Who should have access to your ERP data?
Data security is an important consideration with ERP systems and other access to the company’s jewels. Too much access can open the risk of losing a competitive advantage. Too little access can hinder one of the key reasons to have ERP: Providing every user with the information they need to make a decision.
ERP systems as deployed from the box often have screens and reports with data access beyond what any one person requires or should even see. Those screens and reports are the same ones sold to a wide variety or ERP customer users so the providers want to present all the data and allow each business to develop their own rules for data access. ERP customizations can be judiciously used to limit data access to what is required.
Just the minimum
One way to ensure that your ERP data is as secure as possible is to give employees to the data they need to do their job, no more, no less.
A sales clerk has the order from a customer and places the order into the ERP. There is no need to see every piece of data for that customer. The clerk only needs to know that the customer’s credit is approved. That one data from the customer record can be shown in the order entry workflow and the rest remains secure.
Recommended reading: find ERPs which meet your requirements for data protection with our completely up-to-date ERP vendor directory.
There is no need to view the entire production schedule and a simple approved delivery date is also part of the work flow. Once the SKU and the requested date are entered, ERP can check availability or component materials and capacity and either approve the requested date or return another suggested date if this is not possible.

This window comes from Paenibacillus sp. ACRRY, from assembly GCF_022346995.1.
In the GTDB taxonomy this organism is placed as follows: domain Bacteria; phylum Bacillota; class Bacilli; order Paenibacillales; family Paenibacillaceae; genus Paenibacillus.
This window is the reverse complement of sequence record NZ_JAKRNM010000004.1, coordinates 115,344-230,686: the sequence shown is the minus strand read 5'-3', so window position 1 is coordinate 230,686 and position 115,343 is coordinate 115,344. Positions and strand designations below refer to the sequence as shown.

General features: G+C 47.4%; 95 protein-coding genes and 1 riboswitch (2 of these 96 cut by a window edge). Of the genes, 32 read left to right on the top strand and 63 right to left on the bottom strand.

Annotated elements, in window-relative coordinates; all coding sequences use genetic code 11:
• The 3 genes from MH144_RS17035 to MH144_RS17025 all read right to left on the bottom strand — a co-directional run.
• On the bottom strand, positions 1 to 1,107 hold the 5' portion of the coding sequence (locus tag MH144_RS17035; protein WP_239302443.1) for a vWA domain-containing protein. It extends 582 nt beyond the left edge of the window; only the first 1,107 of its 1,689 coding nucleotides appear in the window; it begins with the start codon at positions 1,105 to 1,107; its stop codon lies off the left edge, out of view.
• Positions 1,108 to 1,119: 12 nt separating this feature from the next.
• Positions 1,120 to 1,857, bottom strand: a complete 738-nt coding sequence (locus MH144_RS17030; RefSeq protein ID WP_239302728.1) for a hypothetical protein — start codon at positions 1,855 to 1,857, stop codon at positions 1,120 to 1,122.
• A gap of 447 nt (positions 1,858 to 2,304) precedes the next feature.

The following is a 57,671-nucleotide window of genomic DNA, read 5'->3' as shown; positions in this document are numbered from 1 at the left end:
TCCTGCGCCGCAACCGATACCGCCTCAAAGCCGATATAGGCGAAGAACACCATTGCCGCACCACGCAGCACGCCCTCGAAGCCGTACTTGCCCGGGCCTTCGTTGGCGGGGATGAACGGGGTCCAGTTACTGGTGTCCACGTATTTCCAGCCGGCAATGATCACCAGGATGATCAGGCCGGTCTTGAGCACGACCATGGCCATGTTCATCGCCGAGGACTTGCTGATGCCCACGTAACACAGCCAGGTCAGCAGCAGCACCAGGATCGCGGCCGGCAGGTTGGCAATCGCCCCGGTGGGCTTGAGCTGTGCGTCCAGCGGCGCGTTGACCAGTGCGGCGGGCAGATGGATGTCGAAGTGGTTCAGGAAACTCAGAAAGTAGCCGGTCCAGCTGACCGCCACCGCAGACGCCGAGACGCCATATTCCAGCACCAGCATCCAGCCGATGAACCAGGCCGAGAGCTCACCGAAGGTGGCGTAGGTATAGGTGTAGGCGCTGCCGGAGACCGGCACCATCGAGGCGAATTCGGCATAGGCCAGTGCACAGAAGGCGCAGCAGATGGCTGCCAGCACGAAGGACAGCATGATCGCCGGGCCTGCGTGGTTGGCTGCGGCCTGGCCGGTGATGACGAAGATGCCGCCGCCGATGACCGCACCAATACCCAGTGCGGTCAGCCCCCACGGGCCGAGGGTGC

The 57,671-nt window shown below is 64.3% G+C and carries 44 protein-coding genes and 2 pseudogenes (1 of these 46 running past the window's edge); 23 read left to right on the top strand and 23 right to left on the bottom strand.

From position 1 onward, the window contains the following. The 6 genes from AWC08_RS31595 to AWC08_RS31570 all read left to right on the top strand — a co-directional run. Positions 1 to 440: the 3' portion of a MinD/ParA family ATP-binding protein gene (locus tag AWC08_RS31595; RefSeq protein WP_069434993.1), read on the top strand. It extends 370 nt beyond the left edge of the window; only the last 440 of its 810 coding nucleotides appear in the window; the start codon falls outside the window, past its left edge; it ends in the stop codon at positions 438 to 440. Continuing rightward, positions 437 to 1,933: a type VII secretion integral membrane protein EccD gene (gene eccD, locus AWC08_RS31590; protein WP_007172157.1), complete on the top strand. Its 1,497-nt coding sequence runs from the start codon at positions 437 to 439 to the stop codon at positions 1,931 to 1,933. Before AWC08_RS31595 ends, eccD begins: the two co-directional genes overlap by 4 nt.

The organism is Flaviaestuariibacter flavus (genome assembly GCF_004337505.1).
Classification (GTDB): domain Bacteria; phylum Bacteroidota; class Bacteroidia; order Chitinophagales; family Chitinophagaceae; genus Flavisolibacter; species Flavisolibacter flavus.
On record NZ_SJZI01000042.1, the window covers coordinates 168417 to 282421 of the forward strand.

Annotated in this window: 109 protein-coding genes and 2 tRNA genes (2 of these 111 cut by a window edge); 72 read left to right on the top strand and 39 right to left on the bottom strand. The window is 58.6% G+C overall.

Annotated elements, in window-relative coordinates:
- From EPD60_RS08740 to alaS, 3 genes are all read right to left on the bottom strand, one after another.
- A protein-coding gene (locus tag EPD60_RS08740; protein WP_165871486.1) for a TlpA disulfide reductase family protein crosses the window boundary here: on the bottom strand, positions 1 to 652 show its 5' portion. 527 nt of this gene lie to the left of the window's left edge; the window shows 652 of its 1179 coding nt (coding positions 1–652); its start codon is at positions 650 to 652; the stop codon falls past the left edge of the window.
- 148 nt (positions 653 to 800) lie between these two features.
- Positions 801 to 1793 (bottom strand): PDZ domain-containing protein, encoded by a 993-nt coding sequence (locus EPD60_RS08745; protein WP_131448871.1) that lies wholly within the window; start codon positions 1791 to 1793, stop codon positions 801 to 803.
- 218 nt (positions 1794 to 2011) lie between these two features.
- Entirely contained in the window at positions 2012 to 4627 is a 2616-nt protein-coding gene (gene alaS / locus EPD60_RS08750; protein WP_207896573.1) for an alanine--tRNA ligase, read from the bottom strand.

The workflow ensures that the customer’s credit is worthy of this new order and that the product placed in that order has an approved delivery date.
Levels of approval
In order for the above strategy to work, companies need to set up different levels of access for different positions. The more senior you are, the more data you will (typically) need to do your job, which means you will need more access to the information stored in your ERP.
An employee requesting an expense reimbursement seems like a simple task. But was the expense approved to be reimbursed under a project budget? Should it be reimbursed at all? Here is another workflow example.
The employee completes an online form with the dates and amounts and justification for the expense. The workflow automatically routes an approval to the employee’s supervisor. The employee has no visibility into the project funding or its budget. The supervisor might have only limited authorization to view the same data. The supervisor can view budget codes approved for the project and can select the correct account to be charged.
If the amount is within the budget and the supervisor’s approval level, the reimbursement can be approved. If not, approval can pass up another level. Regardless of approval, the project manager might need access to the entire project budget and can modify the account to be charged or even refuse to allow the charge against the project. All the individuals can complete their work with access to information they need but only that information.
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